Tuesday, July 13, 2010
Paul Tritaik, right, manager of the J.N. 'Ding' Darling National Wildlife Refuge, assists with the release of a pelican from Louisiana at Gulfside City Park on Monday afternoon.
A crowd of about 100 onlookers was witness to the release of more than three dozen birds injured off the coast of Louisiana, victims of the Deepwater Horizon oil spill, at Gulfside City Park on Monday afternoon.
The birds, which included 21 brown pelicans and 17 northern gannets, had been transported from New Orleans to Fort Myers earlier in the day. Packed into wildlife cargo containers, four vans brought the animals — cleaned of oil and rehabilitated by volunteers from Tri-State Bird Rescue — and representatives of the U.S. Fish & Wildlife Service from Page Field to Sanibel.
"All of these birds came in to us in relatively good condition, so I think that they've got an excellent chance to survive," said Dr. Jenny Powers, wildlife veterinarian from the National Wildlife Service, who traveled from Louisiana with the 38 birds, each of whom was banded with two red tags for identification purposes.
Dr. Powers said that she is hopeful that the pelicans and gannets will adapt to Sanibel's habitat quickly.
"Since we started releasing oiled birds back into the wild, we haven't seen any of them returning to oiled areas," she added. "But we have had reports of them nesting in the areas where we released them."
Paul Tritaik, refuge manager of the J.N. "Ding" Darling National Wildlife Refuge, took part in Monday's release.
"It felt really great to be a part of a success story like this," he said. "I think these birds are being given a good chance at finding new homes along Sanibel's shores. The island provides an excellent nesting and foraging habitat for both species."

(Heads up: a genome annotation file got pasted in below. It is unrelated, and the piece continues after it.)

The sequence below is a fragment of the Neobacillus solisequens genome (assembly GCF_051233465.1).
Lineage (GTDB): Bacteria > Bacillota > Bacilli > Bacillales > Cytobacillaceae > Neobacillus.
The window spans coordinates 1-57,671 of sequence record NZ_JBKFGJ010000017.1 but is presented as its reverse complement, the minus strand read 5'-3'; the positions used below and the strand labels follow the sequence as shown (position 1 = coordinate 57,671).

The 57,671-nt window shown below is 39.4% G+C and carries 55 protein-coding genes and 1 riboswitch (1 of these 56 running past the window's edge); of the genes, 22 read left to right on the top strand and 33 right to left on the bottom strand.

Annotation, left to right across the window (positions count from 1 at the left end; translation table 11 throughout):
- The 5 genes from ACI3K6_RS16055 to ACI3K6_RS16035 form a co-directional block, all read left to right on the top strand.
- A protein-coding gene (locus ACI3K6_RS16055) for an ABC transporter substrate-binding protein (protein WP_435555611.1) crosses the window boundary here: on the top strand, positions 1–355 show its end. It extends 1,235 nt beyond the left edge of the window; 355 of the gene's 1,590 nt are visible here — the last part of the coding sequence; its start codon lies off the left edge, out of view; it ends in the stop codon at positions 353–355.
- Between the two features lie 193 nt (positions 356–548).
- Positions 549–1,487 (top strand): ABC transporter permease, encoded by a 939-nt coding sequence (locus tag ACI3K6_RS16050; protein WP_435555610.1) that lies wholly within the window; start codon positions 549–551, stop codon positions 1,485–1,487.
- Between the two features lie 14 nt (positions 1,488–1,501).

Among the spectators looking on throughout the release, which took approximately 45 minutes to complete, was Steve Greenstein, executive director for CROW (Clinic for the Rehabilitation Of Wildlife). Although his group was not officially a part of the bird release, he attended the event to show their support for the work being done by volunteers and other organizations impacted by the British Petroleum disaster.
"There are a lot of different places being considered for these releases, so the selection of Sanibel as a release point only confirms our community's ethic of how we live cooperatively with wildlife," said Greenstein. "The U.S. Fish & Wildlife Service is doing an amazing job."
One by one, the cargo containers were carried to the shoreline. Members of the U.S. Fish & Wildlife Service carefully separated the tops and bottoms of each container, allowing the gannets to swim freely into the Gulf waters while letting the pelicans fly freely into the open air, with applause from the crowd cheering them on.
"What we're seeing here is the final step in a long process of treatment and recovery," added Greenstein. "Watching a release like this is so inspirational."
Kim Young, visiting from Covington, Ga., was grinning widely following the release of the final pair of pelicans.
"This was just spectacular," she said. "We've been coming down here for 30 years and have seen the sea turtles coming out of their nests, but this was completely unique. I'm so happy to have seen it."
By JEFF LYSIAK